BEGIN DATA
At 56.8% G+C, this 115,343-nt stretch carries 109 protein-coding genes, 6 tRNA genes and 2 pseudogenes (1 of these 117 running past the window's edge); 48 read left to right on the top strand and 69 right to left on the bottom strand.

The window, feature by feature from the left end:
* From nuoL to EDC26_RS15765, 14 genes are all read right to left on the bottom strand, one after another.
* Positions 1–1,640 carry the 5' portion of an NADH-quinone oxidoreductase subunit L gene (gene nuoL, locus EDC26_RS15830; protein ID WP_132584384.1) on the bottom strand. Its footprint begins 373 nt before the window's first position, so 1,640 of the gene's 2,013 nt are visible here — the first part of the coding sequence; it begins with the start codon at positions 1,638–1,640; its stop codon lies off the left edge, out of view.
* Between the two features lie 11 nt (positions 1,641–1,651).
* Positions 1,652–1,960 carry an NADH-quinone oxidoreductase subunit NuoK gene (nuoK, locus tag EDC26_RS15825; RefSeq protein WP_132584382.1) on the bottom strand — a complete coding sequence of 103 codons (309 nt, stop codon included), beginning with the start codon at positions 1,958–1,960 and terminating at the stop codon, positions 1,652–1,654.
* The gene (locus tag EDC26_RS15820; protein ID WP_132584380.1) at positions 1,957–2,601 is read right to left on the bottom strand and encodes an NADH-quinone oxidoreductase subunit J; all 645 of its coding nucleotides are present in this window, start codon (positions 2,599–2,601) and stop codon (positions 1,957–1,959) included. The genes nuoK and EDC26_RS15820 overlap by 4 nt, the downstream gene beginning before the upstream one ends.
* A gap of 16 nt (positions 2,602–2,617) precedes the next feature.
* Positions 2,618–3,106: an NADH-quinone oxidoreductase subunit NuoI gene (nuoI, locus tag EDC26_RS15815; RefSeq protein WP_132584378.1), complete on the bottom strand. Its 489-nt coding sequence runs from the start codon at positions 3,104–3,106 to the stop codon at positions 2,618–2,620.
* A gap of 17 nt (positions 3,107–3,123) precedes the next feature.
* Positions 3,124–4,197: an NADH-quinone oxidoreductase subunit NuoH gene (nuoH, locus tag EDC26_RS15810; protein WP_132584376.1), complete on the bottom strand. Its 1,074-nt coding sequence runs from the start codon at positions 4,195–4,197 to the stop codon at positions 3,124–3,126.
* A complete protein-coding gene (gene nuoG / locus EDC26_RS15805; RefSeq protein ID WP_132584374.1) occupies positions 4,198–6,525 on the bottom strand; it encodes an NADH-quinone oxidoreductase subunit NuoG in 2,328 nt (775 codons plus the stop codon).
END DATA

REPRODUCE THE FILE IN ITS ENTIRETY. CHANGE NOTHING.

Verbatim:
At 56.8% G+C, this 115,343-nt stretch carries 109 protein-coding genes, 6 tRNA genes and 2 pseudogenes (1 of these 117 running past the window's edge); 48 read left to right on the top strand and 69 right to left on the bottom strand.

The window, feature by feature from the left end:
* From nuoL to EDC26_RS15765, 14 genes are all read right to left on the bottom strand, one after another.
* Positions 1–1,640 carry the 5' portion of an NADH-quinone oxidoreductase subunit L gene (gene nuoL, locus EDC26_RS15830; protein ID WP_132584384.1) on the bottom strand. Its footprint begins 373 nt before the window's first position, so 1,640 of the gene's 2,013 nt are visible here — the first part of the coding sequence; it begins with the start codon at positions 1,638–1,640; its stop codon lies off the left edge, out of view.
* Between the two features lie 11 nt (positions 1,641–1,651).
* Positions 1,652–1,960 carry an NADH-quinone oxidoreductase subunit NuoK gene (nuoK, locus tag EDC26_RS15825; RefSeq protein WP_132584382.1) on the bottom strand — a complete coding sequence of 103 codons (309 nt, stop codon included), beginning with the start codon at positions 1,958–1,960 and terminating at the stop codon, positions 1,652–1,654.
* The gene (locus tag EDC26_RS15820; protein ID WP_132584380.1) at positions 1,957–2,601 is read right to left on the bottom strand and encodes an NADH-quinone oxidoreductase subunit J; all 645 of its coding nucleotides are present in this window, start codon (positions 2,599–2,601) and stop codon (positions 1,957–1,959) included. The genes nuoK and EDC26_RS15820 overlap by 4 nt, the downstream gene beginning before the upstream one ends.
* A gap of 16 nt (positions 2,602–2,617) precedes the next feature.
* Positions 2,618–3,106: an NADH-quinone oxidoreductase subunit NuoI gene (nuoI, locus tag EDC26_RS15815; RefSeq protein WP_132584378.1), complete on the bottom strand. Its 489-nt coding sequence runs from the start codon at positions 3,104–3,106 to the stop codon at positions 2,618–2,620.
* A gap of 17 nt (positions 3,107–3,123) precedes the next feature.
* Positions 3,124–4,197: an NADH-quinone oxidoreductase subunit NuoH gene (nuoH, locus tag EDC26_RS15810; protein WP_132584376.1), complete on the bottom strand. Its 1,074-nt coding sequence runs from the start codon at positions 4,195–4,197 to the stop codon at positions 3,124–3,126.
* A complete protein-coding gene (gene nuoG / locus EDC26_RS15805; RefSeq protein ID WP_132584374.1) occupies positions 4,198–6,525 on the bottom strand; it encodes an NADH-quinone oxidoreductase subunit NuoG in 2,328 nt (775 codons plus the stop codon).